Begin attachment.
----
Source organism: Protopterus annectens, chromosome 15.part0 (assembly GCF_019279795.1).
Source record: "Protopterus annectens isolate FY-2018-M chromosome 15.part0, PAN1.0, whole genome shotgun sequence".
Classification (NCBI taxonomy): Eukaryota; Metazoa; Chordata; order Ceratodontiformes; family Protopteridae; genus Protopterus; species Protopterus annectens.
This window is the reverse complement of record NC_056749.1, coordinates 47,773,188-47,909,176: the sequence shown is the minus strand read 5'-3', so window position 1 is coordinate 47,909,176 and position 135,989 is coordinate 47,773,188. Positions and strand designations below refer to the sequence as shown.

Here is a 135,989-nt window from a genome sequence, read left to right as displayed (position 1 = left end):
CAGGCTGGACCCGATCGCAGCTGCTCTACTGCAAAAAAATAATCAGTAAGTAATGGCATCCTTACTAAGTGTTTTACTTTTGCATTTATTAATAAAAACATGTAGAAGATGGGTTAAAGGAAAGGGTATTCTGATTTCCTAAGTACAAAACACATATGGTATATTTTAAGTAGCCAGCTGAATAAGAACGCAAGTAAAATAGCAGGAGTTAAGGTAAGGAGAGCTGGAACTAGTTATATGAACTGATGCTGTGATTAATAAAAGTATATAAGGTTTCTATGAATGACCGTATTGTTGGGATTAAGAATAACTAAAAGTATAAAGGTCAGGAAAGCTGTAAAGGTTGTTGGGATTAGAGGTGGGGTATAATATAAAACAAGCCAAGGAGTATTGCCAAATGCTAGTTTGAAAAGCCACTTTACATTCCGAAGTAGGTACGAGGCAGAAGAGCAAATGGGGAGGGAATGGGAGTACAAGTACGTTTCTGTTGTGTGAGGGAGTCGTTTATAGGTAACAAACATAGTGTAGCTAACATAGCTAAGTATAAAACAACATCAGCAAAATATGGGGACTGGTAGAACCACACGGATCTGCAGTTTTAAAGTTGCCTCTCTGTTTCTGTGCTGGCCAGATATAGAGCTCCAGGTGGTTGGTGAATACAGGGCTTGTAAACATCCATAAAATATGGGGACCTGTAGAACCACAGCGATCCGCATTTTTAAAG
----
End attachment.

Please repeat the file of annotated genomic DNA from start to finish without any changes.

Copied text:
Source organism: Protopterus annectens, chromosome 15.part0 (assembly GCF_019279795.1).
Source record: "Protopterus annectens isolate FY-2018-M chromosome 15.part0, PAN1.0, whole genome shotgun sequence".
Classification (NCBI taxonomy): Eukaryota; Metazoa; Chordata; order Ceratodontiformes; family Protopteridae; genus Protopterus; species Protopterus annectens.
This window is the reverse complement of record NC_056749.1, coordinates 47,773,188-47,909,176: the sequence shown is the minus strand read 5'-3', so window position 1 is coordinate 47,909,176 and position 135,989 is coordinate 47,773,188. Positions and strand designations below refer to the sequence as shown.

Here is a 135,989-nt window from a genome sequence, read left to right as displayed (position 1 = left end):
CAGGCTGGACCCGATCGCAGCTGCTCTACTGCAAAAAAATAATCAGTAAGTAATGGCATCCTTACTAAGTGTTTTACTTTTGCATTTATTAATAAAAACATGTAGAAGATGGGTTAAAGGAAAGGGTATTCTGATTTCCTAAGTACAAAACACATATGGTATATTTTAAGTAGCCAGCTGAATAAGAACGCAAGTAAAATAGCAGGAGTTAAGGTAAGGAGAGCTGGAACTAGTTATATGAACTGATGCTGTGATTAATAAAAGTATATAAGGTTTCTATGAATGACCGTATTGTTGGGATTAAGAATAACTAAAAGTATAAAGGTCAGGAAAGCTGTAAAGGTTGTTGGGATTAGAGGTGGGGTATAATATAAAACAAGCCAAGGAGTATTGCCAAATGCTAGTTTGAAAAGCCACTTTACATTCCGAAGTAGGTACGAGGCAGAAGAGCAAATGGGGAGGGAATGGGAGTACAAGTACGTTTCTGTTGTGTGAGGGAGTCGTTTATAGGTAACAAACATAGTGTAGCTAACATAGCTAAGTATAAAACAACATCAGCAAAATATGGGGACTGGTAGAACCACACGGATCTGCAGTTTTAAAGTTGCCTCTCTGTTTCTGTGCTGGCCAGATATAGAGCTCCAGGTGGTTGGTGAATACAGGGCTTGTAAACATCCATAAAATATGGGGACCTGTAGAACCACAGCGATCCGCATTTTTAAAG